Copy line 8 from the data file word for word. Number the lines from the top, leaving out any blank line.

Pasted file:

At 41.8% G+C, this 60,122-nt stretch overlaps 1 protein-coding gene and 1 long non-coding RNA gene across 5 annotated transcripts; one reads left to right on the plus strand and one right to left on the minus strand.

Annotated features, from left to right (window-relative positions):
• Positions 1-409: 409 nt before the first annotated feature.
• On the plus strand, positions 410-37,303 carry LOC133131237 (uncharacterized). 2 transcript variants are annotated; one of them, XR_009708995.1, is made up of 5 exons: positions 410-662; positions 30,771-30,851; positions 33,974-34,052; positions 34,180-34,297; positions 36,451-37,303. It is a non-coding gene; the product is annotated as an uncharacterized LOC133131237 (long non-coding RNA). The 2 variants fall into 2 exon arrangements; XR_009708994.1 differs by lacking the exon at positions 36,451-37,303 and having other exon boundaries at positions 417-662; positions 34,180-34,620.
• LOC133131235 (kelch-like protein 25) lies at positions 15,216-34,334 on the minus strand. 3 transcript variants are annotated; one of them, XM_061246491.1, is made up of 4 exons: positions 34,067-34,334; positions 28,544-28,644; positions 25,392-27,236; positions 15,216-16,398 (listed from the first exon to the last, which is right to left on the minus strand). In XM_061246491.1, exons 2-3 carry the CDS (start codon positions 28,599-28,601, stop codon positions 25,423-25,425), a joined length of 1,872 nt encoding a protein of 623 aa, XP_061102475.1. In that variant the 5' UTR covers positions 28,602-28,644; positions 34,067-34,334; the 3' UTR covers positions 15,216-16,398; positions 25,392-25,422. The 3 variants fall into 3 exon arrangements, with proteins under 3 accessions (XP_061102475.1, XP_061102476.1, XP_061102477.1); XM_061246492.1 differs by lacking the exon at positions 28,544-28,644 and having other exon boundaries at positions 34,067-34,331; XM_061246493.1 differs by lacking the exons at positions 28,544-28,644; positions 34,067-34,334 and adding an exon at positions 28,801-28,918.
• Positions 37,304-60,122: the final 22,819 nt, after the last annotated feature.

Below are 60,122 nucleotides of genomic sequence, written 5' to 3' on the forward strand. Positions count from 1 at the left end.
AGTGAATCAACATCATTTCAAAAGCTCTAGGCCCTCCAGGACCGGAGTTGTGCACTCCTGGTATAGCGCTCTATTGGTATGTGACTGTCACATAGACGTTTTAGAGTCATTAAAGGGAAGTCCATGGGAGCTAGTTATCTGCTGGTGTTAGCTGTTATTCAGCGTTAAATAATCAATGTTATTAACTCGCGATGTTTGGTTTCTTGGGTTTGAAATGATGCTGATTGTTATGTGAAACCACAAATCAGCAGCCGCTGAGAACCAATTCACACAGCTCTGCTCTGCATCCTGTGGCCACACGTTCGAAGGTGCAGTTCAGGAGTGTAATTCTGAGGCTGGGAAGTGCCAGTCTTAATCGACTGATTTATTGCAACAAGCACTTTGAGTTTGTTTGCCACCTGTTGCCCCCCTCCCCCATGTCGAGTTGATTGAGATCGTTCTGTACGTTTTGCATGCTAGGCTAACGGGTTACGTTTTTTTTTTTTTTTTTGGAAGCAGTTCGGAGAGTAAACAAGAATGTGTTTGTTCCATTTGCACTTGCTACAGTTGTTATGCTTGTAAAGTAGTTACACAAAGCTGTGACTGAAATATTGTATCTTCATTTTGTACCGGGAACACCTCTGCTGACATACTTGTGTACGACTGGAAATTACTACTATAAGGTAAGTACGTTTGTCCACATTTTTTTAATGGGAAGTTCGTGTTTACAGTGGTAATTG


AGTGAATCAACATCATTTCAAAAGCTCTAGGCCCTCCAGGACCGGAGTTGTGCACTCCTGGTATAGCGCTCTATTGGTATGTGACTGTCACATAGACGTTTTAGAGTCATTAAAGGGAAGTCCATGGGAGCTAGTTATCTGCTGGTGTTAGCTGTTATTCAGCGTTAAATAATCAATGTTATTAACTCGCGATGTTTGGTTTCTTGGGTTTGAAATGATGCTGATTGTTATGTGAAACCACAAATCAGCAGCCGCTGAGAACCAATTCACACAGCTCTGCTCTGCATCCTGTGGCCACACGTTCGAAGGTGCAGTTCAGGAGTGTAATTCTGAGGCTGGGAAGTGCCAGTCTTAATCGACTGATTTATTGCAACAAGCACTTTGAGTTTGTTTGCCACCTGTTGCCCCCCTCCCCCATGTCGAGTTGATTGAGATCGTTCTGTACGTTTTGCATGCTAGGCTAACGGGTTACGTTTTTTTTTTTTTTTTTGGAAGCAGTTCGGAGAGTAAACAAGAATGTGTTTGTTCCATTTGCACTTGCTACAGTTGTTATGCTTGTAAAGTAGTTACACAAAGCTGTGACTGAAATATTGTATCTTCATTTTGTACCGGGAACACCTCTGCTGACATACTTGTGTACGACTGGAAATTACTACTATAAGGTAAGTACGTTTGTCCACATTTTTTTAATGGGAAGTTCGTGTTTACAGTGGTAATTG